GUWAHATI: As the Centre and the Isak-Muivah faction of the major insurgent group National Socialist Council of Nagaland (NSCN-IM) inch closer to settle the more than six-decade-old Naga political problem, the state government and the tribal bodies have renewed their demand for the creation of “Greater Nagaland” by carving out the contiguous Naga-inhabited areas.
The state’s leading tribal organisations raised pitch for the demand during a meeting with Chief Minister T R Zeliang on Friday. Earlier on July 27, the Nagaland Assembly had adopted a five-point resolution to reiterate their demand.
Zeliang said a similar meeting would be held soon with leaders of Naga organisations of Assam, Manipur and Arunachal Pradesh.
The tribal bodies argue that “the Nagas are one people and as such, they have every right to live under one administrative umbrella”.
Greater Nagaland is one of the most contentious demands of the NSCN-IM, which has been engaged in peace negotiations with the Centre over the past 18 years of their ceasefire. The outfit demands that Nagaland’s boundary be redrawn by slicing off the Naga-inhabited areas of Assam, Manipur and Arunachal Pradesh.
But the three neighbouring states are strongly opposed to the design. The Nagas are in a majority in Ukhrul, Tamenglong, Chandel and Senapati districts of Manipur and Tirap, Changlang and Longding districts of Arunachal Pradesh.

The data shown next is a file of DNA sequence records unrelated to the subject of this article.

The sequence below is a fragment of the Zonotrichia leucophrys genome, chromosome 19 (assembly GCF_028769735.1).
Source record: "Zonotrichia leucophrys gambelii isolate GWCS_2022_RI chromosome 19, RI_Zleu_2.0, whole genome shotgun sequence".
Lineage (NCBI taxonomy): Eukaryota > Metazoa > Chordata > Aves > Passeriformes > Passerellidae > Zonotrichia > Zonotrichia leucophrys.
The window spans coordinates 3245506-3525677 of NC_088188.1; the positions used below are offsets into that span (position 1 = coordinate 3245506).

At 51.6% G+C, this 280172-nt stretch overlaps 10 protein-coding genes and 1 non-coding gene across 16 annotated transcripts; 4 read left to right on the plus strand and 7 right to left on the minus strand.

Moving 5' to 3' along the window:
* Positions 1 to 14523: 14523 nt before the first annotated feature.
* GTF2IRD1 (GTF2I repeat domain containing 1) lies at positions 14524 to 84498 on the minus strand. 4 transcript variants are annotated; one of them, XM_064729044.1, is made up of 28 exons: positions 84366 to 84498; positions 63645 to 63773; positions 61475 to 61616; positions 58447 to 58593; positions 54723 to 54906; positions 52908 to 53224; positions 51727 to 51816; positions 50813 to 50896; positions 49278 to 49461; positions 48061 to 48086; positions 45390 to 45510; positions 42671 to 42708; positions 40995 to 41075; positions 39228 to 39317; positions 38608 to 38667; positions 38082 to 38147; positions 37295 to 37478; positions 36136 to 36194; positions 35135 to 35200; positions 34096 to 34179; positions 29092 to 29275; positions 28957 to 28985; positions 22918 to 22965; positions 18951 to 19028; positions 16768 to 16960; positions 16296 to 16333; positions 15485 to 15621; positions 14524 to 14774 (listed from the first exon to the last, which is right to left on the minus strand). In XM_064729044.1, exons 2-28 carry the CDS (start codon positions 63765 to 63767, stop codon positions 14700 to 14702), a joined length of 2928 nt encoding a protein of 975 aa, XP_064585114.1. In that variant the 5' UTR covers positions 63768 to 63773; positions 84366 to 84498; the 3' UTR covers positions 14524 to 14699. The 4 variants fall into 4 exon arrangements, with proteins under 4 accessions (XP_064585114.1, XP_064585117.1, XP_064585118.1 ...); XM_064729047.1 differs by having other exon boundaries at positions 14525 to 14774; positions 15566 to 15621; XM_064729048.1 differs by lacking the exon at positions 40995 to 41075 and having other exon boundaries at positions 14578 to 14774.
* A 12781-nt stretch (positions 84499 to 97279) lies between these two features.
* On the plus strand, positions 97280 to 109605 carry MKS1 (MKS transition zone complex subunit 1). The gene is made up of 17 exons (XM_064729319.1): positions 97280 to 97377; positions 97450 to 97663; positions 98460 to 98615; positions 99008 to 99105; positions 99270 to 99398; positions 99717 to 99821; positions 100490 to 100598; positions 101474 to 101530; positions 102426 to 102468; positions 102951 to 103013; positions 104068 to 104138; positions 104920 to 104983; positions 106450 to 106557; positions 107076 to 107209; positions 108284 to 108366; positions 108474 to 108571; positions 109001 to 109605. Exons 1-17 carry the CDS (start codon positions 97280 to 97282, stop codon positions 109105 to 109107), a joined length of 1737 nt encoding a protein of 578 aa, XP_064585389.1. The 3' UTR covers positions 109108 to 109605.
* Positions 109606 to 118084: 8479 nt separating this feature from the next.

They also have sizeable populations in Assam’s Dima Hasao and Karbi Anglong districts.
Greater Nagaland is a very sensitive issue, particularly in Manipur, which will lose more than half of its land if the Centre accedes to the demand. When Prime Minister Narendra Modi visited Manipur during Sangai Festival last year, Chief Minister O Ibobi Singh had made it clear that the state would not part with even an inch of its land. Zeliang said the Nagas were deeply longing for an early solution to the political problem.
“An early and honourable solution to the protracted Naga issue is greatly desired by the people for peace and development… The endorsement of the demand by the tribal bodies will send a good message to the people of Nagaland and the Government of India,” he told reporters after Friday’s meeting.
Apart from the NSCN-IM, at least four other armed insurgent groups are active in Nagaland. So, the Centre believes that a settlement with the NSCN-IM may not necessarily be acceptable to the other groups.
It is in this perspective that some tribal bodies insist on the unification of the rebel groups before “solution”. One of the groups, NSCN (Khaplang), has gone back to old ways after unilaterally abrogating its 14-year-old ceasefire with the Centre in March.
R N Ravi, the Centre’s interlocutor in Naga peace process, will visit Nagaland soon to meet cross sections of the civil society to get the pulse of the people.
“We will strive for unity among the various groups. Alongside, the process for solution will continue,” Zeliang asserted.